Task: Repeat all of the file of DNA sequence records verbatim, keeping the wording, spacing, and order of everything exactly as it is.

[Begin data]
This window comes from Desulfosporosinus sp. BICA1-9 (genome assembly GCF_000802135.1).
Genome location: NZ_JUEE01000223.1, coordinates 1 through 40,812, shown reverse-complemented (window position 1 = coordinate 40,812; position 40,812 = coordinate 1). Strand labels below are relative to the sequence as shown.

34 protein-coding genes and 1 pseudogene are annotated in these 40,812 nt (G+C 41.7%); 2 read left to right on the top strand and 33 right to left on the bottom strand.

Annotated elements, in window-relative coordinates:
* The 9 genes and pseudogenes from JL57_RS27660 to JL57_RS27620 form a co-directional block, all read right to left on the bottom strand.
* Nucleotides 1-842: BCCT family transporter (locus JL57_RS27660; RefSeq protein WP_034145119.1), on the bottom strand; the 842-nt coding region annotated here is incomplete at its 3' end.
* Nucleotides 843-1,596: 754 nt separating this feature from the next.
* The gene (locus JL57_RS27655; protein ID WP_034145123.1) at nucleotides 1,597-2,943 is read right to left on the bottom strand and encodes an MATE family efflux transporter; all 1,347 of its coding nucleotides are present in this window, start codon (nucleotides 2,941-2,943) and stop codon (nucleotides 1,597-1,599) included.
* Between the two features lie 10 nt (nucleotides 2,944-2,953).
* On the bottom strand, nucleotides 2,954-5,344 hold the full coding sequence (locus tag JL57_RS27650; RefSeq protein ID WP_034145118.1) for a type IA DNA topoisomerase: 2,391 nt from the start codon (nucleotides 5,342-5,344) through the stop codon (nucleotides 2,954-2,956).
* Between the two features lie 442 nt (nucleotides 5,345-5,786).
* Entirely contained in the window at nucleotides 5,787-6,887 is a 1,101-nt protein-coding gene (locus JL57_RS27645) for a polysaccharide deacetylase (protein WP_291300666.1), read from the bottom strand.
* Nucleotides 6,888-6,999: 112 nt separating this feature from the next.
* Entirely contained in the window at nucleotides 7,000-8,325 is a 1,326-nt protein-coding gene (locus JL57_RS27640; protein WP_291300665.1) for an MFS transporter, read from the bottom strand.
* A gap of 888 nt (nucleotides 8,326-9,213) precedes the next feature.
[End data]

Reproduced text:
This window comes from Desulfosporosinus sp. BICA1-9 (genome assembly GCF_000802135.1).
Genome location: NZ_JUEE01000223.1, coordinates 1 through 40,812, shown reverse-complemented (window position 1 = coordinate 40,812; position 40,812 = coordinate 1). Strand labels below are relative to the sequence as shown.

34 protein-coding genes and 1 pseudogene are annotated in these 40,812 nt (G+C 41.7%); 2 read left to right on the top strand and 33 right to left on the bottom strand.

Annotated elements, in window-relative coordinates:
* The 9 genes and pseudogenes from JL57_RS27660 to JL57_RS27620 form a co-directional block, all read right to left on the bottom strand.
* Nucleotides 1-842: BCCT family transporter (locus JL57_RS27660; RefSeq protein WP_034145119.1), on the bottom strand; the 842-nt coding region annotated here is incomplete at its 3' end.
* Nucleotides 843-1,596: 754 nt separating this feature from the next.
* The gene (locus JL57_RS27655; protein ID WP_034145123.1) at nucleotides 1,597-2,943 is read right to left on the bottom strand and encodes an MATE family efflux transporter; all 1,347 of its coding nucleotides are present in this window, start codon (nucleotides 2,941-2,943) and stop codon (nucleotides 1,597-1,599) included.
* Between the two features lie 10 nt (nucleotides 2,944-2,953).
* On the bottom strand, nucleotides 2,954-5,344 hold the full coding sequence (locus tag JL57_RS27650; RefSeq protein ID WP_034145118.1) for a type IA DNA topoisomerase: 2,391 nt from the start codon (nucleotides 5,342-5,344) through the stop codon (nucleotides 2,954-2,956).
* Between the two features lie 442 nt (nucleotides 5,345-5,786).
* Entirely contained in the window at nucleotides 5,787-6,887 is a 1,101-nt protein-coding gene (locus JL57_RS27645) for a polysaccharide deacetylase (protein WP_291300666.1), read from the bottom strand.
* Nucleotides 6,888-6,999: 112 nt separating this feature from the next.
* Entirely contained in the window at nucleotides 7,000-8,325 is a 1,326-nt protein-coding gene (locus JL57_RS27640; protein WP_291300665.1) for an MFS transporter, read from the bottom strand.
* A gap of 888 nt (nucleotides 8,326-9,213) precedes the next feature.